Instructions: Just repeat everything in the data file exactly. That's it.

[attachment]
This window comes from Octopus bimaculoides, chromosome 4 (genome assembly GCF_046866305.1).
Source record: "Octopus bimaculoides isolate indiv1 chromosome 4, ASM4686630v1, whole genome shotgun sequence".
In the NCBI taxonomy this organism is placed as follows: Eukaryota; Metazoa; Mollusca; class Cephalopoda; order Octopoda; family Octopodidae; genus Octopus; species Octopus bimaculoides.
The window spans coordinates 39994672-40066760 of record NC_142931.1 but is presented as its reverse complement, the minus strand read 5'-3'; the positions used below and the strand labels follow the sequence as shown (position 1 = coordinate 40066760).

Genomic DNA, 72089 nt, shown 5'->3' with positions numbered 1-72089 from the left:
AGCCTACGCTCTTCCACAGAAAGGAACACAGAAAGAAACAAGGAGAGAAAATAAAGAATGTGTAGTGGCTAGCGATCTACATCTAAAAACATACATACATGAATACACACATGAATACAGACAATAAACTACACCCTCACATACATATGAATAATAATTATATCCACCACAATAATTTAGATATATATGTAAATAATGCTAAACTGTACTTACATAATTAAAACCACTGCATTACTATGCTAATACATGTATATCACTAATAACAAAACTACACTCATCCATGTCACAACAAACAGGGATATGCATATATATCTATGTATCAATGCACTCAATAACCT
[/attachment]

This window comes from Octopus bimaculoides, chromosome 4 (genome assembly GCF_046866305.1).
Source record: "Octopus bimaculoides isolate indiv1 chromosome 4, ASM4686630v1, whole genome shotgun sequence".
In the NCBI taxonomy this organism is placed as follows: Eukaryota; Metazoa; Mollusca; class Cephalopoda; order Octopoda; family Octopodidae; genus Octopus; species Octopus bimaculoides.
The window spans coordinates 39994672-40066760 of record NC_142931.1 but is presented as its reverse complement, the minus strand read 5'-3'; the positions used below and the strand labels follow the sequence as shown (position 1 = coordinate 40066760).

Genomic DNA, 72089 nt, shown 5'->3' with positions numbered 1-72089 from the left:
AGCCTACGCTCTTCCACAGAAAGGAACACAGAAAGAAACAAGGAGAGAAAATAAAGAATGTGTAGTGGCTAGCGATCTACATCTAAAAACATACATACATGAATACACACATGAATACAGACAATAAACTACACCCTCACATACATATGAATAATAATTATATCCACCACAATAATTTAGATATATATGTAAATAATGCTAAACTGTACTTACATAATTAAAACCACTGCATTACTATGCTAATACATGTATATCACTAATAACAAAACTACACTCATCCATGTCACAACAAACAGGGATATGCATATATATCTATGTATCAATGCACTCAATAACCT